TRI-COUNTY REGIONAL PLANNING COMMISSION
HARRISBURG AREA TRANSPORTATION STUDY
Rutherford Intermodal Yard, Swatara Township
Following is the Executive Summary from Harrisburg Area Transportation Study's Regional Freight Plan.
The plan can be viewed in its entirety here or in the Resources section below.
WHO INITIATED THE FREIGHT PLAN UPDATE?
The planning process was facilitated by the Tri‐County Regional Planning Commission, which provides the administrative staffing support for the Harrisburg Area Transportation Study (HATS) Metropolitan Planning Organization (MPO). The Commission contracted with Michael Baker International to help facilitate the planning effort.
WHY WAS THIS STUDY INITIATED?
HATS is responsible for more than just planning and programming. Its responsibility extends to all areas of transportation planning, including freight movement. Freight is the physical manifestation of our economy, and so planning for its success is a vital part of the MPO’s work.
WHO PARTICIPATED IN THE PLANNING PROCESS?
The plan was shaped through the input of a 15‐member steering committee, which met four times over the course of the planning process. HATS also conducted a series of freight focus group meetings around the region, with events in Bloomfield Borough, South Middleton Township, and Swatara Township. The planning team conducted other stakeholder interviews with HIA, Norfolk Southern, and the Pennsylvania Motor Truck Association.
WHAT ARE THE REGION’S EXISTING FREIGHT CONDITIONS?
WHAT ARE THE PLAN’S MAJOR FINDINGS?
The planning process identified several major findings, including:
RELIANCE ON TRANSPORTATION & WAREHOUSING — The region is a leader statewide in the share of its employment in the Transportation & Warehousing Industry. Since 2010, employment in the Transportation & Warehousing industry has increased by nearly 20 percent. Sectors such as this, along with the construction, wholesale and retail industry sectors are by nature very reliant on freight movement for their success.
STRATEGIC HIGHWAY ROUTES — The region’s interstates comprise only 4 percent of the entire regional roadway network, yet they facilitate over a third of all travel. This illustrates the strategic importance of (and the need to continue to invest in) these higher-order roadways.
INCREASING NUMBER OF TRUCK CRASHES — Despite new Hours-of-Service regulations, the number of truck crashes has been increasing on HATS roadways over the last three years. In 2015, the region experienced a decade high of 551 truck crashes. Cumberland County historically has led the region in the total number of truck crashes. Over the last decade, it has averaged 212 truck crashes per year.
MIXED BRIDGE CONDITIONS — PennDOT and HATS have been making progress in reducing the region’s number of structurally deficient bridges. The region’s total number of has declined nearly 10 percent from 142 in 2013 to 126 in 2017. However, when based on bridge performance by deck area, the square footage of the region’s structurally deficient bridges has increased during the same period.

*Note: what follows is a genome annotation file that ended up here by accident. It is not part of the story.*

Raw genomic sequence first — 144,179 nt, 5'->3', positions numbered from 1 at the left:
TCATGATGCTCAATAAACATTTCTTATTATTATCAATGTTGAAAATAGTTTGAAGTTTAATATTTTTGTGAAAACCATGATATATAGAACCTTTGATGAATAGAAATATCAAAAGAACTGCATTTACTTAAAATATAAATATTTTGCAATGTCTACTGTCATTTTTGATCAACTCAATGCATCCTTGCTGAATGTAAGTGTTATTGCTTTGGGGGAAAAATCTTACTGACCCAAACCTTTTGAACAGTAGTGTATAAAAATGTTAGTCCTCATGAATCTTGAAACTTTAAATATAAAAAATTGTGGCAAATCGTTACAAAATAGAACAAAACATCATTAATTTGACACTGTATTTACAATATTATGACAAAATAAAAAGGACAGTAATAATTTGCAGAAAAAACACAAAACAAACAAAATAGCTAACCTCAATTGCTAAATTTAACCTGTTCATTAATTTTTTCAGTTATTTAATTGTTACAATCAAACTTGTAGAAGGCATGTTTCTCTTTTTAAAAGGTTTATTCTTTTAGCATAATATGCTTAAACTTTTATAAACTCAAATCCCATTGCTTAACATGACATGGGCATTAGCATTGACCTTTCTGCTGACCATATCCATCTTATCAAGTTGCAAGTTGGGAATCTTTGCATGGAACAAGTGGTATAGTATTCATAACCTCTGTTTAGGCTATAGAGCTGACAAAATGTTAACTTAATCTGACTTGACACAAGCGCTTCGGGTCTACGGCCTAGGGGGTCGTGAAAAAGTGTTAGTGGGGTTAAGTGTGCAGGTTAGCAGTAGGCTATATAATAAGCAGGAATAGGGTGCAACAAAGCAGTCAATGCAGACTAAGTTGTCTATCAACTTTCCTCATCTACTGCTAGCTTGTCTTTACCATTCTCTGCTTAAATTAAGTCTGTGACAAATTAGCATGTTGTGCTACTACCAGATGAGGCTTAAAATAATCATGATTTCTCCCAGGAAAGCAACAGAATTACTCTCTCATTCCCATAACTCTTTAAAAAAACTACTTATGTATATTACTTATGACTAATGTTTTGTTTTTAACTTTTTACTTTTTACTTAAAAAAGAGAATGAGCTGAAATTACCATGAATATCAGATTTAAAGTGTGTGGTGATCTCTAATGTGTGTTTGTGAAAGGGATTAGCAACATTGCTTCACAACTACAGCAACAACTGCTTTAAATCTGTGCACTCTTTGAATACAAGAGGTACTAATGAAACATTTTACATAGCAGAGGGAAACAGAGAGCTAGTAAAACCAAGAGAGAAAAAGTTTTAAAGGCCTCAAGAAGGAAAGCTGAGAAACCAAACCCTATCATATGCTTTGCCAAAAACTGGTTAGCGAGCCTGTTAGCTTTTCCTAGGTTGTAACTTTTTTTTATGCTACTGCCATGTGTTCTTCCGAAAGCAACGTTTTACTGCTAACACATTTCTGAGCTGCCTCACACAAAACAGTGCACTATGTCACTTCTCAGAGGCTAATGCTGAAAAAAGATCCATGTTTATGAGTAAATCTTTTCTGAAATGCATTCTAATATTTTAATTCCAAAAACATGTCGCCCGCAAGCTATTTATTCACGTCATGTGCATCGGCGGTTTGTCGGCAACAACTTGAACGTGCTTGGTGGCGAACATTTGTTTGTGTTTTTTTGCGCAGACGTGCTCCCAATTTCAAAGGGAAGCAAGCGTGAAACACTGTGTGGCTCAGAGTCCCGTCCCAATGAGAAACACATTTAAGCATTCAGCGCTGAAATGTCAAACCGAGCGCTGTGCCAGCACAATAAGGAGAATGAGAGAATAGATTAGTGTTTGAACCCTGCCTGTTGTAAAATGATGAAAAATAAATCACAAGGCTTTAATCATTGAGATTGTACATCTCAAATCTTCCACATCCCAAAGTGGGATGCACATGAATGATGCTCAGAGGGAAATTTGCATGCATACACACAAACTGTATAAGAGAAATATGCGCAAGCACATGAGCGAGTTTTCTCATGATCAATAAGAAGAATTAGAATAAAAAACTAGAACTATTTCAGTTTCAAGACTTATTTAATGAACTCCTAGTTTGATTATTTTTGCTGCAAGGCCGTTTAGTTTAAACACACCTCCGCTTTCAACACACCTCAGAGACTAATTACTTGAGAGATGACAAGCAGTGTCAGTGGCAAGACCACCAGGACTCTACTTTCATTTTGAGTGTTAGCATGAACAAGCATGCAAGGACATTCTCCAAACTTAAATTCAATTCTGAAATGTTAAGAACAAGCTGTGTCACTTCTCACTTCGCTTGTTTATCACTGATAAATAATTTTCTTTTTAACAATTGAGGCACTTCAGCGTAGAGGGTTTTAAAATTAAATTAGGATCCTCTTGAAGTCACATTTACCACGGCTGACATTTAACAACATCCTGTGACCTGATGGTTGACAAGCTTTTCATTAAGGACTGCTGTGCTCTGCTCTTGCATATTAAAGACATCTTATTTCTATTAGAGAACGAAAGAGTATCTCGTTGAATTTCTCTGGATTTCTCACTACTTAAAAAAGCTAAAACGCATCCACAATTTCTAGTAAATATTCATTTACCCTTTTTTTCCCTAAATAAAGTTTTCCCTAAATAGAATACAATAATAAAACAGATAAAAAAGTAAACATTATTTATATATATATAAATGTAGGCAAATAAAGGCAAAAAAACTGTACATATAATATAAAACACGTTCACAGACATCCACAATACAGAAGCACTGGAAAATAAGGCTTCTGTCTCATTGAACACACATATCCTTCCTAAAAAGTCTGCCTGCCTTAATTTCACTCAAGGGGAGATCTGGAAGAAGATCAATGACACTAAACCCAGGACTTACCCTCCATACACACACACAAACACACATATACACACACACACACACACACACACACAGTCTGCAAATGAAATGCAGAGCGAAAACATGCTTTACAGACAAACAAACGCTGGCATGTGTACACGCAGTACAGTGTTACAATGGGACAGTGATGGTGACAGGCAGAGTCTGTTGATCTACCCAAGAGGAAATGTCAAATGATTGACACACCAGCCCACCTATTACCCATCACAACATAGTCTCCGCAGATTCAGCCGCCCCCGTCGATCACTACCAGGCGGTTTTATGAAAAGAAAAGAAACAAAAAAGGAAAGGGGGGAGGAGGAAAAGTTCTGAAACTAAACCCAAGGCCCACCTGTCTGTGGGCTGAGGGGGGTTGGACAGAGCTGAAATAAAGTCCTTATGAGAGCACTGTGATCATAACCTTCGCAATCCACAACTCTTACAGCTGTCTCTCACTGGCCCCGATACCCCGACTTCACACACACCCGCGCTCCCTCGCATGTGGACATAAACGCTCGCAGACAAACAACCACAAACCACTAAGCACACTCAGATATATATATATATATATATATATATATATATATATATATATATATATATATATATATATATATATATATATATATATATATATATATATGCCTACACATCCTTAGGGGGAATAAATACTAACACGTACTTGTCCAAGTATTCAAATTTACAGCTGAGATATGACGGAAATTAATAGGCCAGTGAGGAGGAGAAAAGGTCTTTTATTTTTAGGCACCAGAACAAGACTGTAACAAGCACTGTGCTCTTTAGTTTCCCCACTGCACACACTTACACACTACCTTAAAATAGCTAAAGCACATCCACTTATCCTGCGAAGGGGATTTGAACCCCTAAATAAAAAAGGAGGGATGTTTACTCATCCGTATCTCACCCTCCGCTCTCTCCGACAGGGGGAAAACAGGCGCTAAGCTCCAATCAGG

Carlisle area truck stop
I-81 South congestion, Dauphin County
WORSENING PAVEMENT CONDITIONS — The percent of the region’s Interstate and NHS routes rated as “Good” and “Excellent” have declined since a 2010 baseline was established. The percent of the region’s interstates and non-NHS <2,000 rated as “Poor” have increased over previous years.
RAIL ASSETS — Shippers and receivers in the HATS region are connected to the national rail network through a mix of short lines and a Class I carrier. Harrisburg is one of three primary intermodal hubs in the Norfolk Southern system east of the Mississippi, incorporating the Harrisburg and Rutherford Intermodal Yards. The region is also situated at the northern extent of the railroad’s Crescent Corridor initiative, which is its highest expansion priority. The Crescent Corridor traverses the HATS region and facilitates the movement of domestic intermodal traffic between the Northeast and the Southeast.
AIR ASSETS — Harrisburg International Airport is also a significant cargo airport. In terms of cargo weight landed, HIA ranked third in the state and sixty-eighth in the country. Since 1990, air cargo tonnage has increased by 15,000 tons, and is projected to increase by an additional 17,000 tons by 2032. HIA will be expanding its air cargo apron to meet the growing needs of the airport.
COMMODITY IMPORTS & EXPORTS — The region is a net exporter of freight, with approximately 22 million tons of freight each year, at a total value of just over $27 billion. The growth in freight being shipped from the region is expected to grow to over 38 million tons by 2040. The top destination for the region’s freight includes Lancaster County, Delaware Valley, York County, and the Illinois portion of Chicago-Naperville-Michigan City. Top commodities being shipped out of the region include broken stone or riprap, warehouse & distribution center, rail intermodal drayage from ramp, and semi-trailers returned empty.
I-81 & Rte. 114 overpass,
St. John's Church Road railroad crossing, Cumberland County
WHAT HAPPENS NEXT?
The HATS Coordinating Committee accepted the freight plan during its September 22, 2017 meeting. The plan and its findings will be used by the MPO as part of its future planning and programming activities, including the update of the 2019 program.